Sophia Loren plays, naturally, an older lady. Suddenly, she begins compulsively creating beautiful pictures but hides them from everyone. The reason for this is rather mystical but interesting. These pictures are a way for her coming to terms with a daughter she once gave up for adoption. While it was the best thing at the time, she is racked with guilt and failure over this.

    Mira Sorvino plays a photo journalist whose father is also a well-respected photo journalist (Klaus Maria Brandaur). He sees her as a "chip off the old block" after one of her photos makes the cover of Time Magazine. But, for some inexplicable reason she can't remember having taken the picture! Eventually, you figure out why and she is suddenly racked with guilt--should she photograph misery or do something to make a real difference is her dilemma.

    Deborah Kara Unger is an exceptionally talented cellist who has left her husband and young daughter. At the same time, her father (Malcolm McDowell--in a very restrained role) is released from prison after serving over 20 years for murdering Unger's mother. She finds she can't get on with her life and hovers between wanting to kill her dad, or herself or just allow her life to spin out of control--regardless, she is so racked with conflicting feelings she cannot function.

    How all three of these women resolve these dilemmas and deal with their regrets make this a great film. By the way, be sure to have some tissues nearby--you'll probably need them.
  • This movie was better than expected, well acted and the little dramas were sincere. It's got Deborah Kara Unger AND Mira Sorvino plus many other high caliber actors in small parts. But there's some negatives that keep it from greatness.

    The 3 vandals were too disturbing for this kind of film and made me want to twist their necks. No such justice in the movie.

    The connection between the three female leads is too far fetched and virtually non-existent. The ending does not make any sense, why are these 3 women waiting at the same table at the airport, they all have different destinations. The little girl makes no sense other than being a poorly constructed plot device to link the three women. Unnecessary too because this story already has a link between them: they're on a crossroad between the past and the present, up to something new in their life.

    Also, the photographer accidentally meeting with an Angolian, as was mentioned here before, is WAY too coincidental.

    It seems that this kind of storytelling has become popular with Short Cuts and Magnolia, of which the first is by far the best.
  • ChePale27 November 2002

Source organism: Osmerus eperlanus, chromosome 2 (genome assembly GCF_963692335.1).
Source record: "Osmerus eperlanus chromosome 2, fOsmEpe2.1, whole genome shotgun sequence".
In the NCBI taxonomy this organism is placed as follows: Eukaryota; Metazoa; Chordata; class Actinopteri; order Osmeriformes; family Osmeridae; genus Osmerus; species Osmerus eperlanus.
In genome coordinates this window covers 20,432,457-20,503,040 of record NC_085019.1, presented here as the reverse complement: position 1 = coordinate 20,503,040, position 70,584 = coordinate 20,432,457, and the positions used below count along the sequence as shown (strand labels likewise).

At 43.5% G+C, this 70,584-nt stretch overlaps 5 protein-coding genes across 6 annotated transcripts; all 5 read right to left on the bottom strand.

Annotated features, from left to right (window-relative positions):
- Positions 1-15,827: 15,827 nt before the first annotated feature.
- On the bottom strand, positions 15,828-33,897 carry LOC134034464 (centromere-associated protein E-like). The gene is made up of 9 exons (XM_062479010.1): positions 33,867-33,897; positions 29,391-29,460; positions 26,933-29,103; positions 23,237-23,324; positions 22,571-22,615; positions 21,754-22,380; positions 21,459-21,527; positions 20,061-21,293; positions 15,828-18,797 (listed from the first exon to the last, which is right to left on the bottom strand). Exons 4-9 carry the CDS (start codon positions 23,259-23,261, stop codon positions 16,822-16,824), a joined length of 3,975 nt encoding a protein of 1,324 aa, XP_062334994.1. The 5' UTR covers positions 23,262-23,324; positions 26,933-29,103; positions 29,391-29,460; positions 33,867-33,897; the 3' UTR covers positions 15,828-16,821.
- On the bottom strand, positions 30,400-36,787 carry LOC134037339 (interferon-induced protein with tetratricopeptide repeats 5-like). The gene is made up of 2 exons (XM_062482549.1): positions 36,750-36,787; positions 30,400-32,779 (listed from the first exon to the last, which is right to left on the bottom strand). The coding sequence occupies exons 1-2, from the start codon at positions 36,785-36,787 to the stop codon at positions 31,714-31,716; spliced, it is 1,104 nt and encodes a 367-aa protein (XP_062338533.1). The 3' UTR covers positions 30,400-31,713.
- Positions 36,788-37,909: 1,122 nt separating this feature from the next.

"First time everything" Sophia Loren's closing statement in the movie. A suitable statement that incidentally mirrors Edoardo Ponti's film making debut; his first feature film. The film: technically impeccable (very well shot), touching and deep story, and obviously given a great vote of confidence by the presence of its remarkable cast. Sophia Loren, legendary in her performance as she is as a person, has a lot to celebrate about this film; her 100th and her son's first; a demonsration of success for both mother and son in terms of performance and talent for making a film that has been written and directed very courageously. "First time everything"?... well then...Bravo!
  • Between strangers tells the very loosely connected story of three women, all having lost an important aspect of their lives and the chance to confront their old ghosts.

    The three women are acted by three ages of women; Mira Sorvino, Debra Unger and finally the perennial Sophia Loren looking deliberately dowdy. They are supported by an able cast of some of Europe's actors, representing where the films finances were presumably gathered- Gerard depardieu (France) in an almost cameo appearance, Klaus Marie Brandauer (Germany)as an ambitious photojournalist father, Pete Postlethwaite(UK) as an embittered ex-runner.Add to that Sophia(Italy), Mira(USA) and Debra Unger(Canada) amongst others and this film must have cost more in airfares than any other cost.

    It is the second film by Edoardo Ponti, son of Carlo Ponti and more famously Sophia Loren. He never lets that get in the way of the story and directs her without kid gloves.

    He also wrote the script and, as a second film, it succeeds well with a story that moves along, letting us get to know and empathize with the characters and care what happens.
  • Warning: Spoilers